Second Year of Showa (1927), February

===== end of translation =====

(if copying the translation, please include all the text above this, 
including the introduction. Thanks.) 

 For a different perspective, there is a another version of the translation taken from Arjava Petter's book, Reiki Fire, at William Rand's web site , and in Mr. Hirosh Doi's Book Modern Reiki Method for Healing.
 

Usui Family Anscestors:

The symbol on the left appears on the front of the Usui Family tombstone. This is a symbol of Bodhisattva Myoken and Usui/Chiba clan's family crest. The large circle represents the universe and the small circle is a star - Hokutoshichisei (the Great Bear, the Plow/Plough, The North Star). In ancient times it was believed the universe moved around the north or pole star.

Toshitane Chiba-Usui sensei's ancestor and famous Samurai warlord, captured the city of "Usui" in 1551.  When his son succeeded the family after his death, he changed the family name to Usui.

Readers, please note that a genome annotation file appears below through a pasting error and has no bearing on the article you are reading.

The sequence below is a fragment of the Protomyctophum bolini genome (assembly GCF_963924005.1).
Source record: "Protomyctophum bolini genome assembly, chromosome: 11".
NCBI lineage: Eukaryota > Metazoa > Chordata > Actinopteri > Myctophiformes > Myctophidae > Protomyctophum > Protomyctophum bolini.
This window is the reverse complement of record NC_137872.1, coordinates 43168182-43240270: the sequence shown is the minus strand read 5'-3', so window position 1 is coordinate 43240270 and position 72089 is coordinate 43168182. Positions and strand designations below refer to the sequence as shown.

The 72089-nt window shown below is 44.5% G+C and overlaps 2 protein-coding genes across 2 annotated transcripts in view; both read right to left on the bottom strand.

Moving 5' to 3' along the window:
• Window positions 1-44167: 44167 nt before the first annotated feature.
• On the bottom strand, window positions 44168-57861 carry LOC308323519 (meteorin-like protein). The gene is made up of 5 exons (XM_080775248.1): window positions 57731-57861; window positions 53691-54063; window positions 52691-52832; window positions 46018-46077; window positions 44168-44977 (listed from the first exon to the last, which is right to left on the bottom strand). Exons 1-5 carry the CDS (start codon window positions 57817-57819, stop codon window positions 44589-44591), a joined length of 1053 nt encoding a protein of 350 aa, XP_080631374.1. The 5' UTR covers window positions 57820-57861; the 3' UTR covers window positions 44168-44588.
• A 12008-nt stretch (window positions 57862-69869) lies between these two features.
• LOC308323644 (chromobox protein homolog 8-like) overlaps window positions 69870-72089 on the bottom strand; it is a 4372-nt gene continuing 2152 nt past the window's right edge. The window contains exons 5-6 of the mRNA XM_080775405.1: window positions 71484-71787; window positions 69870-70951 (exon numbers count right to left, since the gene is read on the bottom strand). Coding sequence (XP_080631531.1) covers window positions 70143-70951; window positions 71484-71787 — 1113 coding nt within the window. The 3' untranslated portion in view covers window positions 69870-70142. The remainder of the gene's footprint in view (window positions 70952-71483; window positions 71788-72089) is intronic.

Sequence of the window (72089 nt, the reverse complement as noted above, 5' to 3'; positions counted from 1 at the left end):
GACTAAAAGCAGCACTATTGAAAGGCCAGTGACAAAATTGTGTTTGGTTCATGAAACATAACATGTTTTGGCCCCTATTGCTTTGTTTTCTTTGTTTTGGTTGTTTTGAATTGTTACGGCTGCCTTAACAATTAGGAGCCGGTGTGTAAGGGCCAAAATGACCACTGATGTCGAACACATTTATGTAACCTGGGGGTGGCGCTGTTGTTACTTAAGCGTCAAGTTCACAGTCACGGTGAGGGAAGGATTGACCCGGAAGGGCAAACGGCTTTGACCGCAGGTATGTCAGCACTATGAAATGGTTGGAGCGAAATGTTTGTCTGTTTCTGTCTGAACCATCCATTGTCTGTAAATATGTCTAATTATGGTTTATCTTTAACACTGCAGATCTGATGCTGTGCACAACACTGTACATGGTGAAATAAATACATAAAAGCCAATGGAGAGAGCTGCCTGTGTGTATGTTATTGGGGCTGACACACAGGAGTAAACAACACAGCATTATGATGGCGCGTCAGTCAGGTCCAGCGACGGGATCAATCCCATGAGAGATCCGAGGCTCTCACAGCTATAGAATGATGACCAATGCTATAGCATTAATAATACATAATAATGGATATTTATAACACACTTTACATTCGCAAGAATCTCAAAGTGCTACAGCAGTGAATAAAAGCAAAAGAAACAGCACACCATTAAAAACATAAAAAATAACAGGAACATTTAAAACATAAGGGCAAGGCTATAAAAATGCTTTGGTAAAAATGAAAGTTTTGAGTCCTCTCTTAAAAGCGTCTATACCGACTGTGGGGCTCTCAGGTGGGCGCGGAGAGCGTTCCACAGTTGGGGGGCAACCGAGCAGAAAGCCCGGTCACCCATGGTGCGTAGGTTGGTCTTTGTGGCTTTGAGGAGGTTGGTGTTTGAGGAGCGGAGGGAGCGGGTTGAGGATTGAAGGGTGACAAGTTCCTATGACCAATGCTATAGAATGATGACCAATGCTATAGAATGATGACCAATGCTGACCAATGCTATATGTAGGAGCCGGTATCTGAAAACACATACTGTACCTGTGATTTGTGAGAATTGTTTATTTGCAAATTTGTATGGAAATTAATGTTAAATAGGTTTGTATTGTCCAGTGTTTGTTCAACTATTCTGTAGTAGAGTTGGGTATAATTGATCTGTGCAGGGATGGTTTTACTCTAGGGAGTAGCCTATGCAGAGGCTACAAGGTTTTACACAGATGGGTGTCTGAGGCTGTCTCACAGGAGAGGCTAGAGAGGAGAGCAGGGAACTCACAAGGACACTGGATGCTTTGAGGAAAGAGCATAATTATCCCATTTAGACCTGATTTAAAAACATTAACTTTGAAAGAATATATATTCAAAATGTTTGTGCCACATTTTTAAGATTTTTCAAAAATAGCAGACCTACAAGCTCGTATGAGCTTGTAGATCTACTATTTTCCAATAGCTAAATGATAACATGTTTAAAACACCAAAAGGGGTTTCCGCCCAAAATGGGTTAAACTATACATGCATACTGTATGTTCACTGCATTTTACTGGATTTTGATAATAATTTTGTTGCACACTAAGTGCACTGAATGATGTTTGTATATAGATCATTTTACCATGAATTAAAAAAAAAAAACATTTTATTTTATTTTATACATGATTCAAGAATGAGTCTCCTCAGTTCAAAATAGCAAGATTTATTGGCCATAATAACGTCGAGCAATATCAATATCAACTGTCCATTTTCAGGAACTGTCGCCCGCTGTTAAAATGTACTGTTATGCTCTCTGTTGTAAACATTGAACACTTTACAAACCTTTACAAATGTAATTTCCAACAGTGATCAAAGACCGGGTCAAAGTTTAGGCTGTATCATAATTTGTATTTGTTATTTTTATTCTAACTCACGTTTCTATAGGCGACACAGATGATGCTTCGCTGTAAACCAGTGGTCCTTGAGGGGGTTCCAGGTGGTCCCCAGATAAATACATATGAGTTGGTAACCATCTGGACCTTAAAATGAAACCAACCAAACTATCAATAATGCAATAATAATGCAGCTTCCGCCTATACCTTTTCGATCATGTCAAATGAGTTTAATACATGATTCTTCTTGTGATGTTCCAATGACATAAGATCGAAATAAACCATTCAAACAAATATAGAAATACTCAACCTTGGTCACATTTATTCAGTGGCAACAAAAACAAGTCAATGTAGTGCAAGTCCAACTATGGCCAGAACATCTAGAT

Tsutane (Tsunetane) Chiba was the seventh generation in the Chiba family line, and he formed a style of fencing that became known as the Hokushin Itto Ryu Style (North Star Style of the Sword). This style became so famous that it was soon-and still is today-one of the three greatest styles of fencing in Japan and throughout the world. This style has transcended generations, becoming a legend in Japanese history.  Please see the Houston Budokan page on the Chiba style of Kendo at http://houstonbudo.com/CHIBA.HTM

NOTE: At the URRI 2001 Workshop in Kyoto, Japan - Mr. Hiroshi Doi presented a detailed Usui family ancestor chart, which depicted that Tsunetane is NOT the ancestor of Usui family. Tsunetane was a son of Tsuneshige, who was 1st son of Tsunekane.  Usui Sensei is descended from Tsuneyasu, the 3rd son od Tsunekane.  For the complete ancestor chart, click on this Reiki Fact.


Thanks to Reiki Master Amy Dean for the information on the symbol. 


If you have comments or suggestions, Contact Me.   I will try to answer them all.